It is lumber, man - all lumber! Throw it overboard. It makes the boat so heavy to pull, you nearly faint at the oars. It makes it so cumbersome and dangerous to manage, you never know a moment's freedom from anxiety and care, never gain a moment's rest for dreamy laziness - no time to watch the windy shadows skimming lightly o'er the shallows, or the glittering sunbeams flitting in and out among the ripples, or the great trees by the margin looking down at their own image, or the woods all green and golden, or the lilies white and yellow, or the sombre- waving rushes, or the sedges, or the orchis, or the blue forget-me-nots.
Throw the lumber over, man! Let your boat of life be light, packed with only what you need - a homely home and simple pleasures, one or two friends, worth the name, someone to love and someone to love you, a cat, a dog, and a pipe or two, enough to eat and enough to wear, and a little more than enough to drink; for thirst is a dangerous thing.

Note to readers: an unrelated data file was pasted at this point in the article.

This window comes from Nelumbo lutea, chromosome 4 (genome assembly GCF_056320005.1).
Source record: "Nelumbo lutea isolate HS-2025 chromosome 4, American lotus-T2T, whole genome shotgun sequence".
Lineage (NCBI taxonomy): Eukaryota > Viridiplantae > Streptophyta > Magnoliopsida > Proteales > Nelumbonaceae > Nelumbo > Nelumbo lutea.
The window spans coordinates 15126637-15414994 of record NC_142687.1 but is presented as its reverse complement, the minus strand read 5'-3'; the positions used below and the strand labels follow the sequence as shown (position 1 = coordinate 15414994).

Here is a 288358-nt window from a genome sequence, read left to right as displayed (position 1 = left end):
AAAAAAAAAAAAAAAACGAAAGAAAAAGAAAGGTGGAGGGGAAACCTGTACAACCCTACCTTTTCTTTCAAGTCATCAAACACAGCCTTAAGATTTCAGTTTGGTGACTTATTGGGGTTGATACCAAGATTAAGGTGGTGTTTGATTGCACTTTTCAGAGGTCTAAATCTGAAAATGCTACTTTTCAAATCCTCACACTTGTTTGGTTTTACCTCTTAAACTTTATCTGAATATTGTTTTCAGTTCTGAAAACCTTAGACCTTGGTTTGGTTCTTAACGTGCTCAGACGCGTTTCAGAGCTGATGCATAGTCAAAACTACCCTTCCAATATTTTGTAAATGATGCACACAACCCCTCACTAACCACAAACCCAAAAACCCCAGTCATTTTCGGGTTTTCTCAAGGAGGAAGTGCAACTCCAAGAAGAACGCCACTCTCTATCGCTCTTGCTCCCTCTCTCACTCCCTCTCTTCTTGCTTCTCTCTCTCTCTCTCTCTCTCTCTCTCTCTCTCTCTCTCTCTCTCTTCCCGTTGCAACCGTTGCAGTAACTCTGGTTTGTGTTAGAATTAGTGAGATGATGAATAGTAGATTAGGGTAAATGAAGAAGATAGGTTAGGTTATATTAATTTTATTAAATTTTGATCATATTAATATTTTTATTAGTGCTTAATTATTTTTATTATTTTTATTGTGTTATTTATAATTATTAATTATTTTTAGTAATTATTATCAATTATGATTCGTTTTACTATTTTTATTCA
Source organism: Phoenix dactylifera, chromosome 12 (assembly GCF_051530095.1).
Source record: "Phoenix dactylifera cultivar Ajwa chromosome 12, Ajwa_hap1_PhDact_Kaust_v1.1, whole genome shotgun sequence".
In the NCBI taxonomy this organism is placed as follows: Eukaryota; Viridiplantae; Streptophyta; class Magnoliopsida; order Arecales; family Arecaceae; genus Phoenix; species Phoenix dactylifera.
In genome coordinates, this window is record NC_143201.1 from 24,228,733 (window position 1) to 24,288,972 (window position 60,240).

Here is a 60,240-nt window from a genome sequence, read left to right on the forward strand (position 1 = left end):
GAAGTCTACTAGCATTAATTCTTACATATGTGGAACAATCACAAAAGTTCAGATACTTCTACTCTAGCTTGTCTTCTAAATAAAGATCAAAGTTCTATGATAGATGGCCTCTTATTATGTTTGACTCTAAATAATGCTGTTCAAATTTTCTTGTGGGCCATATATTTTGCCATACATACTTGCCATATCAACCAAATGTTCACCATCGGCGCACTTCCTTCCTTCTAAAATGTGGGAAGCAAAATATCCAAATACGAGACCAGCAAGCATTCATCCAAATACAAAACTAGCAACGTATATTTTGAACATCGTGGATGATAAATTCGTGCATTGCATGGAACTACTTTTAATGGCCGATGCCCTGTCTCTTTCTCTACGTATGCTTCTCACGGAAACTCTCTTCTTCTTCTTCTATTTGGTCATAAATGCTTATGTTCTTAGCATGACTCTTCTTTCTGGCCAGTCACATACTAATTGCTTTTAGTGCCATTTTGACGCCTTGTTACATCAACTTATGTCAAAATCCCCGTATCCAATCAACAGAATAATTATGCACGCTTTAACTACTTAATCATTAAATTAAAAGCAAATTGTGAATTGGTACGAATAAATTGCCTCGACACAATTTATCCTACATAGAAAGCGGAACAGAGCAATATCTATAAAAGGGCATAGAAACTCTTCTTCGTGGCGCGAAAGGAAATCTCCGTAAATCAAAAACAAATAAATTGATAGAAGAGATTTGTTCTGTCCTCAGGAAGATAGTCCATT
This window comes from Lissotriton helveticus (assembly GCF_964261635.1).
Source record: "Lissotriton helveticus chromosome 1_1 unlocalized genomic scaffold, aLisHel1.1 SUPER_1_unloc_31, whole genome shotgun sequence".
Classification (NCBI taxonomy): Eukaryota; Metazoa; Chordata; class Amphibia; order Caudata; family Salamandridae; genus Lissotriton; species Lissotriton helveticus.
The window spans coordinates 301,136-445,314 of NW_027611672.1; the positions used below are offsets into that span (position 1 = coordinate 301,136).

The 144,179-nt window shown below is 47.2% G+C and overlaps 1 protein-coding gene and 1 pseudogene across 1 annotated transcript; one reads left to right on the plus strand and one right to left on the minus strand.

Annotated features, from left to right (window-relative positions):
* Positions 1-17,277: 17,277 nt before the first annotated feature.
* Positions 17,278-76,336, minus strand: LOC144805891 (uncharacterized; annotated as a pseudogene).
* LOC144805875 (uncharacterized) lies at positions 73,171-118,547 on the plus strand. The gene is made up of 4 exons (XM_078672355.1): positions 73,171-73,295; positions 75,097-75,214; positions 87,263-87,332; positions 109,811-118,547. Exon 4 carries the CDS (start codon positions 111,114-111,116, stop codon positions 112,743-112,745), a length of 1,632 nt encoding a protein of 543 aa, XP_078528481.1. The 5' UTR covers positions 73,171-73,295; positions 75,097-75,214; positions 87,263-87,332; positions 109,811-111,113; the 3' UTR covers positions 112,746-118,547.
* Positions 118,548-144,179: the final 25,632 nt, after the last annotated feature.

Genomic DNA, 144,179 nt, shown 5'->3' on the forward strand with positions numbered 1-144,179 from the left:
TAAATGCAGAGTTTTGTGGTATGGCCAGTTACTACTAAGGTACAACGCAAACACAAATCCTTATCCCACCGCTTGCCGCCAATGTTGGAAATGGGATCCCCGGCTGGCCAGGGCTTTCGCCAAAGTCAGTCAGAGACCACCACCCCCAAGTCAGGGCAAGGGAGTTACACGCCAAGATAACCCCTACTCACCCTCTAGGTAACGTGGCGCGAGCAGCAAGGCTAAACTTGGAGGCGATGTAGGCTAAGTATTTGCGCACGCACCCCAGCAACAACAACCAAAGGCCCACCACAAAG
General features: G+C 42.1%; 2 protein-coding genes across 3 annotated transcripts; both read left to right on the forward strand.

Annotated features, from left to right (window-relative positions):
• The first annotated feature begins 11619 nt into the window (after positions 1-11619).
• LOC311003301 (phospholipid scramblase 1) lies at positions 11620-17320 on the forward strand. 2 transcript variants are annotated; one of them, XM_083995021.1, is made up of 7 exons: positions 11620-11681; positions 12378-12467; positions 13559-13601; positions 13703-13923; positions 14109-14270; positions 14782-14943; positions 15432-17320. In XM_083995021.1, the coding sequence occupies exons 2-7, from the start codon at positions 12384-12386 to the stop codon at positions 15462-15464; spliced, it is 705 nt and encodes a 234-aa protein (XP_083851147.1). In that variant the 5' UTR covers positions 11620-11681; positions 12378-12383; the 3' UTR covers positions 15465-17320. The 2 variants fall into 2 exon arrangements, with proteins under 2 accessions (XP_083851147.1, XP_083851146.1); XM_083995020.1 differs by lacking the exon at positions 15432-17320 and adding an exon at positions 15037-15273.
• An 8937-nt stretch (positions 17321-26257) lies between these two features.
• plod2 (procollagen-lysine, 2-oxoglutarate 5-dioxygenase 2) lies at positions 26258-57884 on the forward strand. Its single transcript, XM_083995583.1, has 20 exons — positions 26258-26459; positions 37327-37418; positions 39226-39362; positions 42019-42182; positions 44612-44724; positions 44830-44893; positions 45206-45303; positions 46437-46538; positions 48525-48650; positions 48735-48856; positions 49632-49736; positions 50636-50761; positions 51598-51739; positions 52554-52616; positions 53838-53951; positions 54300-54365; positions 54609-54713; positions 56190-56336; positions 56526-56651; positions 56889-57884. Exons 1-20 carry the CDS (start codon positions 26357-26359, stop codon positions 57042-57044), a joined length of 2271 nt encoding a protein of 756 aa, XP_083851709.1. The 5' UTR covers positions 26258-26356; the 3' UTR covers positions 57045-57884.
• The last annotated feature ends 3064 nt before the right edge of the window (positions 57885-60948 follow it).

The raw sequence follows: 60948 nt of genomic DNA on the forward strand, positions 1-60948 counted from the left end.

You will find the boat easier to pull then, and it will not be so liable to upset, and it will not matter so much if it does upset; good, plain merchandise will stand water. You will have time to think as well as to work. Time to drink in life's sunshine - time to listen to the AEolian music that the wind of God draws from the human heart-strings around us - time to -
I beg your pardon, really. I quite forgot.”
Yes, my apologies too for the digression, but I think the author very eloquently illustrates the point in am trying to make – in many instances most of the BI reports and much of the data in the data warehouses are useless junk.
How do we address this unstoppable proliferation of BI applications and reports? One is to address an existing situation, another one is to implement a process to prevent it from happening in the first place.